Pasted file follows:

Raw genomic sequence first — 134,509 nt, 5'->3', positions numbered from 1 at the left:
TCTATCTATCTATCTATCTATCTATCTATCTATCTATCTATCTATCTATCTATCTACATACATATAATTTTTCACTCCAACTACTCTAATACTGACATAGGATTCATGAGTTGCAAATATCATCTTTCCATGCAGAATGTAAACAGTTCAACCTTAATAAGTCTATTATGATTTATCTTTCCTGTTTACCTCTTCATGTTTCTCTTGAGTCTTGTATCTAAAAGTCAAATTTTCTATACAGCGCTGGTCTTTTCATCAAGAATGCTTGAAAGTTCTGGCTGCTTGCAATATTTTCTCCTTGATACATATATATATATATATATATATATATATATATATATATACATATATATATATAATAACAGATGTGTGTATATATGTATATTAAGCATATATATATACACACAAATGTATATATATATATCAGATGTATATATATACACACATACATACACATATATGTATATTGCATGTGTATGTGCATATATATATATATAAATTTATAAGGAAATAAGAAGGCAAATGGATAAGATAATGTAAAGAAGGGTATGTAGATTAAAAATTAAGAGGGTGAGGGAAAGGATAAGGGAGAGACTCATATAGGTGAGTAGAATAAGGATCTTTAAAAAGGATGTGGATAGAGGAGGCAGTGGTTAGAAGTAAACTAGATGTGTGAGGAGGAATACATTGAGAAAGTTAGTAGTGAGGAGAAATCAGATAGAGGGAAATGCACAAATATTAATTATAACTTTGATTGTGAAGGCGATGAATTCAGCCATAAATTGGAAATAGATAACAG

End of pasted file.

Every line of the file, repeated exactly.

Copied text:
Raw genomic sequence first — 134,509 nt, 5'->3', positions numbered from 1 at the left:
TCTATCTATCTATCTATCTATCTATCTATCTATCTATCTATCTATCTATCTATCTACATACATATAATTTTTCACTCCAACTACTCTAATACTGACATAGGATTCATGAGTTGCAAATATCATCTTTCCATGCAGAATGTAAACAGTTCAACCTTAATAAGTCTATTATGATTTATCTTTCCTGTTTACCTCTTCATGTTTCTCTTGAGTCTTGTATCTAAAAGTCAAATTTTCTATACAGCGCTGGTCTTTTCATCAAGAATGCTTGAAAGTTCTGGCTGCTTGCAATATTTTCTCCTTGATACATATATATATATATATATATATATATATATATATATATACATATATATATATAATAACAGATGTGTGTATATATGTATATTAAGCATATATATATACACACAAATGTATATATATATATCAGATGTATATATATACACACATACATACACATATATGTATATTGCATGTGTATGTGCATATATATATATATAAATTTATAAGGAAATAAGAAGGCAAATGGATAAGATAATGTAAAGAAGGGTATGTAGATTAAAAATTAAGAGGGTGAGGGAAAGGATAAGGGAGAGACTCATATAGGTGAGTAGAATAAGGATCTTTAAAAAGGATGTGGATAGAGGAGGCAGTGGTTAGAAGTAAACTAGATGTGTGAGGAGGAATACATTGAGAAAGTTAGTAGTGAGGAGAAATCAGATAGAGGGAAATGCACAAATATTAATTATAACTTTGATTGTGAAGGCGATGAATTCAGCCATAAATTGGAAATAGATAACAG